3. To assess long-term outcomes and adverse events, single-arm studies that capture longer periods of follow-up and/or larger populations were sought.

Studies with duplicative or overlapping populations were excluded. 

Glycemic Control
Aoki et al (1993) published a case series of 20 patients with “brittle” type 1 diabetes.1, All patients received four daily injections of insulin (type of insulin not described); additional oral drug therapy, if any, was not described. Throughout the study, patients remained in close contact with the clinic (at least once a week), during which time appropriate adjustments in diet, insulin doses, and physical activity were made. While the study reported a decrease in the hemoglobin A1c(HbA1c) levels, the lack of a control group limits the interpretation of the results. For example, the intense follow-up of the patients could have impacted results, regardless of any possible effects of the CIIIT.1,2,

Aoki et al (1995) also examined the effect of CIIIT with hypertensive medications in 26 patients with type 1 diabetes and associated hypertension and nephropathy.3, The 26 patients were randomized to a control group or a treatment group for 3 months and then crossed over for an additional 3 months. At baseline, all patients were being treated with four daily insulin injections and had achieved acceptable HbA1c levels of 7.4%. Patients also achieved acceptable baseline blood pressure control (<140/90 mm Hg) with a variety of medications (ie, angiotensin-converting enzyme inhibitors, calcium channel blockers, loop diuretics, alpha-2 agonists). The study was randomized, but not blinded, in that sham CIIIT procedures were not performed. Therefore, those patients receiving CIIIT received more intense follow-up during this period. During the treatment phase, patients reported a significant decrease in the dosage of antihypertensive medicines. No difference in glycemic control was noted. Because all patients had adequate blood pressure control at baseline, the clinical significance of the decrease in antihypertensive dosage requirement associated with CIIIT is uncertain.

Section Summary: Glycemic Control
One nonblinded RCT and a cases series reporting on the effect of CIIIT on glycemic control in type 1 diabetes were identified. Both studies reported improvements: one in HbA1c levels compared with baseline, and the other in a dose of antihypertensive medication in the treatment group compared with control. However, the lack of a blinded control comparator group in the RCT limits the conclusions that can be drawn.

Reductions in Diabetic End-Organ Damage
Weinrauch et al (2010) published an RCT of the effects of CIIIT on progression of nephropathy and retinopathy in 65 subjects with type 1 diabetes.4 Patients were randomized to standard therapy of 3 to 4 daily subcutaneous insulin injections (n=29; control group) or standard therapy plus weekly CIIIT (n=36; treatment group). Baseline demographic characteristics were similar between the 2 groups, as were the age of onset, duration of diabetes, control of HbA1c levels, and renal function (average creatinine, 1.59 mg/dL; average creatinine clearance, 60.6 mL/min). Primary endpoints were a progression of diabetic retinopathy and nephropathy. There was no significant difference in progression of diabetic retinopathy. Progression was noted in 18.8% of 122 eyes adequately evaluated (17.9% of 67 treated eyes, 20.0% of 55 controls; p=0.39). On average, serum creatinine increased in both groups; the increase was smaller in the treatment group (0.09 mg/dL) than in the control group (0.39 mg/dL; p=0.035). While average creatinine clearance fell less in the treatment group (-5.1 mL/min), the difference vs standard therapy was not significant (-9.9 mL/min; p=0.30). Glycemic control did not vary significantly. The clinical significance of the difference in creatinine levels is uncertain.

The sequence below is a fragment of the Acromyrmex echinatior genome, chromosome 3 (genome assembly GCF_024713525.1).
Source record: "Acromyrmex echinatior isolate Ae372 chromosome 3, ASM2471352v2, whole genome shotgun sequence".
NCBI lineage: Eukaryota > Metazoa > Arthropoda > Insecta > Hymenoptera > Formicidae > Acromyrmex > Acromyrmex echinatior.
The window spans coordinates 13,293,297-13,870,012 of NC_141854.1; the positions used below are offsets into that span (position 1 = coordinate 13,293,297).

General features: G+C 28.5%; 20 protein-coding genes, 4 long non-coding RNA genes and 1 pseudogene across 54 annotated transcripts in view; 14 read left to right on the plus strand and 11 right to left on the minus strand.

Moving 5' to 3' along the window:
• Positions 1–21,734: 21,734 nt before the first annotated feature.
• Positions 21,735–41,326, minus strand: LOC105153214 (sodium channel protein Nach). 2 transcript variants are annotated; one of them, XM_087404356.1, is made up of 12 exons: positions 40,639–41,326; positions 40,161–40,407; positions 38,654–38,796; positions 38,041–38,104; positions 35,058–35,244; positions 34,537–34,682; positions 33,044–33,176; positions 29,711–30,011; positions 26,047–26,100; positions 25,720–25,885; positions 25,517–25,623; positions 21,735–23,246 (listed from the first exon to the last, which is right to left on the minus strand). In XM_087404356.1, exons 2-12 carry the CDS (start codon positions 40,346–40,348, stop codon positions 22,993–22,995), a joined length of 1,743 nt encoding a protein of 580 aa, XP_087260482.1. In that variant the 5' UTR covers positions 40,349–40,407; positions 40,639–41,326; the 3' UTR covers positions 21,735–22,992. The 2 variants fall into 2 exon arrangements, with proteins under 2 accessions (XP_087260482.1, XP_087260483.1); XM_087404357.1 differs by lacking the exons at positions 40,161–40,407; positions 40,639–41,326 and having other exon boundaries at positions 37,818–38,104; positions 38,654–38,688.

Dailey et al (2000) reported on a prospective, multicenter, controlled study evaluating the effects of CIIIT on the progression of diabetic nephropathy.5, They assessed 49 type 1 diabetes patients with nephropathy who were following the Diabetes Control and Complications Trial intensive therapy regimen. Of these, 26 were assigned to the control group, which continued intensive therapy, and 23 were assigned to the treatment group, which underwent weekly CIIIT plus intensive therapy. Both groups reported a significant decrease in HbA1c levels during the 18-month study period. Creatinine clearance declined in both groups as expected, but the rate of decline in the treatment group was significantly less than in the control group. The clinical significance of this finding is uncertain. Larger clinical trials that evaluate the endpoint of time to progression of renal failure are needed.

Section Summary: Reductions in Diabetic End-Organ Damage
Two controlled studies focusing on the efficacy of CIIIT for reducing diabetic end-organ complications were identified. Both reported significant improvements in intermediate measures of glycemic control in each group from pre- to post-intervention but did not consistently report differences in clinically meaningful outcomes from the beginning of the studies to the end. Similarly, there were no significant differences between treatment groups in the RCT.

Summary of Evidence